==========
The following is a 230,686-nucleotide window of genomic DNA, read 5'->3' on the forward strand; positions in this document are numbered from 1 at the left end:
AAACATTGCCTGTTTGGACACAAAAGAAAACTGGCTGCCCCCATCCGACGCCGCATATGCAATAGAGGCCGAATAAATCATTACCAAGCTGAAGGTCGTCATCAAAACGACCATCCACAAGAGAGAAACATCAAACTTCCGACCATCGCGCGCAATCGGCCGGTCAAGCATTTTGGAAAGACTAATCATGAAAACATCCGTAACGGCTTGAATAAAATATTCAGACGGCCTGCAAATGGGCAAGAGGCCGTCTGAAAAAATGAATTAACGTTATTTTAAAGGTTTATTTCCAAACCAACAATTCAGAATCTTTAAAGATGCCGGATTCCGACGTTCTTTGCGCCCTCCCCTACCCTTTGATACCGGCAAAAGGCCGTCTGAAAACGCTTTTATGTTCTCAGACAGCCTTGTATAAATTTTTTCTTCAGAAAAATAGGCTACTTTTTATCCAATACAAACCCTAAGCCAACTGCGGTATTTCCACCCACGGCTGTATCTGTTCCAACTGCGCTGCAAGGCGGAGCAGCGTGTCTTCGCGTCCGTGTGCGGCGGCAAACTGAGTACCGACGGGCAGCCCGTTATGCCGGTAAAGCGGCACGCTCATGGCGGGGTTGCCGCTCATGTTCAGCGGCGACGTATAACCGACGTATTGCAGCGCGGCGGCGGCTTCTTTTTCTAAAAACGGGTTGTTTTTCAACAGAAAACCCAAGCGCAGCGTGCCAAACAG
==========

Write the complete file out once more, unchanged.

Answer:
The following is a 230,686-nucleotide window of genomic DNA, read 5'->3' on the forward strand; positions in this document are numbered from 1 at the left end:
AAACATTGCCTGTTTGGACACAAAAGAAAACTGGCTGCCCCCATCCGACGCCGCATATGCAATAGAGGCCGAATAAATCATTACCAAGCTGAAGGTCGTCATCAAAACGACCATCCACAAGAGAGAAACATCAAACTTCCGACCATCGCGCGCAATCGGCCGGTCAAGCATTTTGGAAAGACTAATCATGAAAACATCCGTAACGGCTTGAATAAAATATTCAGACGGCCTGCAAATGGGCAAGAGGCCGTCTGAAAAAATGAATTAACGTTATTTTAAAGGTTTATTTCCAAACCAACAATTCAGAATCTTTAAAGATGCCGGATTCCGACGTTCTTTGCGCCCTCCCCTACCCTTTGATACCGGCAAAAGGCCGTCTGAAAACGCTTTTATGTTCTCAGACAGCCTTGTATAAATTTTTTCTTCAGAAAAATAGGCTACTTTTTATCCAATACAAACCCTAAGCCAACTGCGGTATTTCCACCCACGGCTGTATCTGTTCCAACTGCGCTGCAAGGCGGAGCAGCGTGTCTTCGCGTCCGTGTGCGGCGGCAAACTGAGTACCGACGGGCAGCCCGTTATGCCGGTAAAGCGGCACGCTCATGGCGGGGTTGCCGCTCATGTTCAGCGGCGACGTATAACCGACGTATTGCAGCGCGGCGGCGGCTTCTTTTTCTAAAAACGGGTTGTTTTTCAACAGAAAACCCAAGCGCAGCGTGCCAAACAG